IT/OT Cybersecurity Convergence – Part 2

By Sid Snitkin

ARC Report Abstract


Many industrial companies are considering converging their IT and OT cybersecurity programs to address security gaps, optimize use of limited cybersecurity resources, and enable secure deployment of digital transformation programs.  At the same time, they recognize that convergence can be challenging given the differences in culture, goals, and environments. 

ARC Advisory Group devoted two sessions to this important issue at the 2019 ARC Industry Forum in Orlando, Florida.  In this, the second part of this two-part report, we discuss the presentations given on the second day of the Forum by three CISOs who lead convergence pro-grams. 

These three presentations illustrate the universality of industrial cyber-security challenges and the general applicability of IT/OT cybersecurity convergence.  Whether a company produces specialty chemicals, electrical equipment, or bathroom fixtures it has to deal with diverse security program requirements, resource constraints, and cultural differences between IT, OT, and operations groups.  The way these companies are overcoming these hurdles can provide guidance for others that want to build effective integrated IT/OT cybersecurity programs.       

The Evolution of Rockwell Automation’s IT/OT Cybersecurity Strategy

Dawn Cappelli, VP Global Security and CISO of Rockwell Automation, is responsible for protecting Rockwell Automation and its ecosystem of customers, suppliers, distributors, and partners from the ever-changing global threat landscape.  Her team, Global and Information Security (G&IS), serves as thought leaders and a center of excellence for global, integrated cyber and physical security.  The team develops and executes a series of strategic security frameworks in partnership with Information Technology, the Product Security Office, and a network of business and function liaisons from across the company.  Her presentation described the company’s journey from various disparate IT and OT cybersecurity programs to its “Connected Enterprise Security Strategy.”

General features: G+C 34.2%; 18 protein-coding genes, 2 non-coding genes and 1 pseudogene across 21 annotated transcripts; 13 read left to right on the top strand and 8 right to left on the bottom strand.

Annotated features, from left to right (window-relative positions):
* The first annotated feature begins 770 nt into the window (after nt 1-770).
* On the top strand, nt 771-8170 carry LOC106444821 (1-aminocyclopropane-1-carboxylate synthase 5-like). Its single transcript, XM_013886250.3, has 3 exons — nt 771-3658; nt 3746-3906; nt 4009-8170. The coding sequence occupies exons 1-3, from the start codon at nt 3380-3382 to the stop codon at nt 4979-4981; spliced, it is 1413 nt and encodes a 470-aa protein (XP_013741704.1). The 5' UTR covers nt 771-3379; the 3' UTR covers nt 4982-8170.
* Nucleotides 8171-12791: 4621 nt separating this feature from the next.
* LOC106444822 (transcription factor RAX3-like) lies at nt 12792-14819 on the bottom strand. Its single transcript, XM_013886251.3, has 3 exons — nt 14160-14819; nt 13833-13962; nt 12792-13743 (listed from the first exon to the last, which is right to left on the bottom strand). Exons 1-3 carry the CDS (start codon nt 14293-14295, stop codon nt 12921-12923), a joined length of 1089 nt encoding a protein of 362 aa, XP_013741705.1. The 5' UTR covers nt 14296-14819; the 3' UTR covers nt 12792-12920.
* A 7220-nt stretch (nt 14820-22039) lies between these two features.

Ms. Cappelli’s journey began in 2016.  The prior CISO had already established an extended security team with business and functional liaisons and a partnership with IT.   They also had three foundational pro-grams in place that included secure development environment, insider risk program, and third-party risk program.  The G&IS team built on this foundation to establish risk-based strategies for information and manufacturing security using the NIST Cybersecurity Framework as the basis for both programs.  This enabled common terminology and metrics for managing security across the organization.  Collaborative work-shops were held with plant managers and OT cybersecurity teams to develop a manufacturing security strategy based on the framework’s principles.